We are getting ready to take my mom on an 6 hr flight with 1 1/2 hr drives on either side of the flight.
Along with the facility says we have to have a nurse assessment within 8hrs of arrival & the nurse works 9-5!
How do we move her if she decides the day B4 shes not going? Or the day of?

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Thanks for the responses. They help. You are spot on with the airport rush! Had not thought of that. We will be focused on getting her to the first plane, w/o much but a suitcase for her.
We will rent a car, so will be researching the easiest/quickest way to do that..
Again correct about the sedative, doing research, but everyone is different in their reaction. Thinking of doing a test trail, but just thinking about it.

The airlines, we are looking at Southwest, seem to be confident that they can make accommodations on the spot. In other words they will do what they can but dementia is out of their realm. They, in conversations, feel her being in a wheelchair will be enough special treatment. At this point I can only hope for the best & do what I do worst which is have the "No Worries Man" attitude!
More preparatory phone calls today & buying tickets.

One of the ?'s that we are dealing with is do we spend more or less time with her prior to the move. IF its too soon after we arrive then not will we be wiped, but she may not be ready, But she gets so excited to see us she gets so tired after a few days she cant get out of bed.
Who knew this was coming on the eve of our retirement?

Like it "piece of cake" THAT will be our focus
Thanks again

Thanks again
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I too wish you all much luck in this move. As you said, you never know who Mom is going to be on that day and how much pressure she is feeling. I can tell you to begin everything early because they cannot be RUSHED. One sure way of making them angry and not willing to cooperate is to be in a hurry. When catching a flight we always seem to be in a hurry, so watch this segment of the trip. You should probably contact the airline and let them know that you are moving your parent who has dementia and you don't know how their behavior may be that day and is it possible to sit you close to the front to make it easier to get on and off. I think with the problems that have occurred since 911 it may be better to inform them ahead of time and ask for assistance or at least make them aware of what type of temperament they may possibly be dealing with and not assume she is drunk or on drugs and kick you off the flight.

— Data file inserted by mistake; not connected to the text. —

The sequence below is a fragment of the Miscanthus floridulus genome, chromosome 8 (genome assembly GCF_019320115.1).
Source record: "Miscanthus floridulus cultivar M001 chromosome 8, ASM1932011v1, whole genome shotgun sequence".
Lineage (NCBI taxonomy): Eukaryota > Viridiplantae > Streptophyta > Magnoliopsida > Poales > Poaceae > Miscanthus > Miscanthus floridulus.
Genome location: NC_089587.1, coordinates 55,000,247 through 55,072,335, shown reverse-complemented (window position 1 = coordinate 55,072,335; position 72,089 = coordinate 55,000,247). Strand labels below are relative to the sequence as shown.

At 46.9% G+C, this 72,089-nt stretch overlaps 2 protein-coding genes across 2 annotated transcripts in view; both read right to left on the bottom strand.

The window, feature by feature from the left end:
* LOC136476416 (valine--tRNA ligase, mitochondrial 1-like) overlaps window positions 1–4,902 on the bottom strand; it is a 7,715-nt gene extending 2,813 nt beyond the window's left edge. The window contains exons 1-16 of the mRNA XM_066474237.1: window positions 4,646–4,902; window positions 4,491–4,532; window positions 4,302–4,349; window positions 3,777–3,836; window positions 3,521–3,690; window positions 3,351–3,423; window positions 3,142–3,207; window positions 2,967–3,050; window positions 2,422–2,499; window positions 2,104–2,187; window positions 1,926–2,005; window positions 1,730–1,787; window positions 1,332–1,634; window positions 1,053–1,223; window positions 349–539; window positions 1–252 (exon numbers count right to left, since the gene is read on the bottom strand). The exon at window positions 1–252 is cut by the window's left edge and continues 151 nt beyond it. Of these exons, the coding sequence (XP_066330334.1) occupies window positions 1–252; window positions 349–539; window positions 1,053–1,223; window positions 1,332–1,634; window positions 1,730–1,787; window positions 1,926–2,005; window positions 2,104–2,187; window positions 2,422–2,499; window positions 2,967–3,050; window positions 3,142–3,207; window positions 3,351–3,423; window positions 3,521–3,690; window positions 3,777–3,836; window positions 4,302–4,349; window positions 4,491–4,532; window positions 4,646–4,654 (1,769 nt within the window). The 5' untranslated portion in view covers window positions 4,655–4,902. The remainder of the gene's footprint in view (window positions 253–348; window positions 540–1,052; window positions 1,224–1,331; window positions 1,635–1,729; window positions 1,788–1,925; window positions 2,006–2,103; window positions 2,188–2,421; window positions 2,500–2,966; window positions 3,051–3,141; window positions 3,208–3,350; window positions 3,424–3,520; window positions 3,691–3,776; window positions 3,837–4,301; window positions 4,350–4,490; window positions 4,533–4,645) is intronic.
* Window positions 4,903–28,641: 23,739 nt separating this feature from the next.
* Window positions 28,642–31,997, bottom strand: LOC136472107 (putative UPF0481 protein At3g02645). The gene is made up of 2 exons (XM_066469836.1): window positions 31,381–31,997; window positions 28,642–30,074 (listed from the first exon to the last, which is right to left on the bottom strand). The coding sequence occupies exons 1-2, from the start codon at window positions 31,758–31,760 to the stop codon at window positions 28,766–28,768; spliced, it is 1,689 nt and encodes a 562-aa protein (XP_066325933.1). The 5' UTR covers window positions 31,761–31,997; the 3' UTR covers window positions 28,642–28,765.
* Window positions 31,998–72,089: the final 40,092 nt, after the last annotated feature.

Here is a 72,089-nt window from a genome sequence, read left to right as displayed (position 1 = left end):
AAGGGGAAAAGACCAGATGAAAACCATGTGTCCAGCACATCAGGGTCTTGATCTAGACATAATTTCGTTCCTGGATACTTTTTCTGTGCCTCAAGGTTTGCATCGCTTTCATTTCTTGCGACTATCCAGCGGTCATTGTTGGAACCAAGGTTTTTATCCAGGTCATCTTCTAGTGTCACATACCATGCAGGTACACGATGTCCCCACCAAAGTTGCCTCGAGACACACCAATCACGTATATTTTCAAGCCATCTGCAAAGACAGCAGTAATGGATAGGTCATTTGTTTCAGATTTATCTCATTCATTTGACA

I would try to keep everything light and upbeat. If you know of ANYTHING that makes her happy then use it. Looking at pictures or listening to music or chatting about who she is going to see when you arrive, just keep it positive.

Personally I would resort to drugs if I had to, just to keep her calm but beware that if she is not use to these drugs it may make her confused and it could actually make her worse rather than better. It all a real unknown since their temperament can change so rapidly.

I hope you are not having to deal with bringing a bunch of stuff with you as far as bags and boxes because this may cause problems with moving through crowds and waiting to pick them up. It is better to just make the trip as fast as possible and get where you need to be rather than worrying about all the extraneous stuff.

My heart really does go out to you and I will be praying for you that this goes so well you cannot even believe in "a piece of cake!"
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Thanks, moving is a traumatic experience for any of us, much less a mid-stage dementia patient. Keeping her positive is a key & a challenge. She was one of the very first flight stewardess in the 40's! But she has not flown in 10 years.
Already got the script for the sedative.
Its gonna be a crap shoot on the day we actually move on who she is that day.
So, i go back & forth on wether or not one can actually force someone on a plane.
I'm in agreement that you cannot push someone to do something they dont want to do. But when they have a disease that really destroys their memory & their thought process, thats where I'm struggling.
wish us luck
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That is a problem. You can't force someone to go across country if they don't want to. Often the best we can do is try to keep them positive about the trip. Does she like flying? Will she be okay on the plane? If she likes flying, the trip can be rewarding.

Mid-stage dementia can be unpredictable. I hope someone will have some better advice for you. The only advice I can think of is to try to keep it positive, try to make it fun, and play things by ear. A sedative may also help to help keep her from becoming agitated.

Please let us know how it goes. I don't envy you this task. I hope it goes smoothly.
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